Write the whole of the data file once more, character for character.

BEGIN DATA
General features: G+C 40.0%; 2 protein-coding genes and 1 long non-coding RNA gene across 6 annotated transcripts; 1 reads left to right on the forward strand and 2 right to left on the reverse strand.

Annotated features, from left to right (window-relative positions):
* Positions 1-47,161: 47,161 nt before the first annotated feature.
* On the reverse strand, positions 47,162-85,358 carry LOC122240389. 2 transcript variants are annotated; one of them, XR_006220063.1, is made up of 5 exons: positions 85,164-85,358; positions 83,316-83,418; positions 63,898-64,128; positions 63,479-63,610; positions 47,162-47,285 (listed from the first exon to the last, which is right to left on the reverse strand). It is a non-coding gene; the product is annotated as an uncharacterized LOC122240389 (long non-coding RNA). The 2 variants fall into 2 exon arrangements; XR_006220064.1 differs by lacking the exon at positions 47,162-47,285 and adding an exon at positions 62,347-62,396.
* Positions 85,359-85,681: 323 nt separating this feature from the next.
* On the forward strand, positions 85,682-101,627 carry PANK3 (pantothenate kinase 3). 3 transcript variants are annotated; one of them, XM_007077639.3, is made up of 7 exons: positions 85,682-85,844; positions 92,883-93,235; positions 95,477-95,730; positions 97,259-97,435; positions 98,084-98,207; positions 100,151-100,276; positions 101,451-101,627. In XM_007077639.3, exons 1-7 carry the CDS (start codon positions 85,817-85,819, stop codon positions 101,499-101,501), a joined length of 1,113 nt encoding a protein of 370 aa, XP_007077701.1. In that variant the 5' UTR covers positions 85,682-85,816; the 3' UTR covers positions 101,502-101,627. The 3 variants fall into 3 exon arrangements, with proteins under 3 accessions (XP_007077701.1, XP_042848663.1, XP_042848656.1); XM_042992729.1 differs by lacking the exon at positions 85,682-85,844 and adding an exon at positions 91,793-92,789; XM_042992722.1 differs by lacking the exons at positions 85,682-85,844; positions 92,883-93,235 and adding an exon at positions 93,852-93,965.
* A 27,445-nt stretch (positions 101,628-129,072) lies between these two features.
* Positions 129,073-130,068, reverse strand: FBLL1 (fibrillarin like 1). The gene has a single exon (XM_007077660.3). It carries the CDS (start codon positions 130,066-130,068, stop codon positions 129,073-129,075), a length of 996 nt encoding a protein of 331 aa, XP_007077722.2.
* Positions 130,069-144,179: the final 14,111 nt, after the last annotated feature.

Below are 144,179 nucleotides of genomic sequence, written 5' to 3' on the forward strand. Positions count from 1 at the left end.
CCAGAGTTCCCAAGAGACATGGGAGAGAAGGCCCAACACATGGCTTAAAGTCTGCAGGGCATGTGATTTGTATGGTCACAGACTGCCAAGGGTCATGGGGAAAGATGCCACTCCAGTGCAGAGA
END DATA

General features: G+C 40.0%; 2 protein-coding genes and 1 long non-coding RNA gene across 6 annotated transcripts; 1 reads left to right on the forward strand and 2 right to left on the reverse strand.

Annotated features, from left to right (window-relative positions):
* Positions 1-47,161: 47,161 nt before the first annotated feature.
* On the reverse strand, positions 47,162-85,358 carry LOC122240389. 2 transcript variants are annotated; one of them, XR_006220063.1, is made up of 5 exons: positions 85,164-85,358; positions 83,316-83,418; positions 63,898-64,128; positions 63,479-63,610; positions 47,162-47,285 (listed from the first exon to the last, which is right to left on the reverse strand). It is a non-coding gene; the product is annotated as an uncharacterized LOC122240389 (long non-coding RNA). The 2 variants fall into 2 exon arrangements; XR_006220064.1 differs by lacking the exon at positions 47,162-47,285 and adding an exon at positions 62,347-62,396.
* Positions 85,359-85,681: 323 nt separating this feature from the next.
* On the forward strand, positions 85,682-101,627 carry PANK3 (pantothenate kinase 3). 3 transcript variants are annotated; one of them, XM_007077639.3, is made up of 7 exons: positions 85,682-85,844; positions 92,883-93,235; positions 95,477-95,730; positions 97,259-97,435; positions 98,084-98,207; positions 100,151-100,276; positions 101,451-101,627. In XM_007077639.3, exons 1-7 carry the CDS (start codon positions 85,817-85,819, stop codon positions 101,499-101,501), a joined length of 1,113 nt encoding a protein of 370 aa, XP_007077701.1. In that variant the 5' UTR covers positions 85,682-85,816; the 3' UTR covers positions 101,502-101,627. The 3 variants fall into 3 exon arrangements, with proteins under 3 accessions (XP_007077701.1, XP_042848663.1, XP_042848656.1); XM_042992729.1 differs by lacking the exon at positions 85,682-85,844 and adding an exon at positions 91,793-92,789; XM_042992722.1 differs by lacking the exons at positions 85,682-85,844; positions 92,883-93,235 and adding an exon at positions 93,852-93,965.
* A 27,445-nt stretch (positions 101,628-129,072) lies between these two features.
* Positions 129,073-130,068, reverse strand: FBLL1 (fibrillarin like 1). The gene has a single exon (XM_007077660.3). It carries the CDS (start codon positions 130,066-130,068, stop codon positions 129,073-129,075), a length of 996 nt encoding a protein of 331 aa, XP_007077722.2.
* Positions 130,069-144,179: the final 14,111 nt, after the last annotated feature.

Below are 144,179 nucleotides of genomic sequence, written 5' to 3' on the forward strand. Positions count from 1 at the left end.
CCAGAGTTCCCAAGAGACATGGGAGAGAAGGCCCAACACATGGCTTAAAGTCTGCAGGGCATGTGATTTGTATGGTCACAGACTGCCAAGGGTCATGGGGAAAGATGCCACTCCAGTGCAGAGA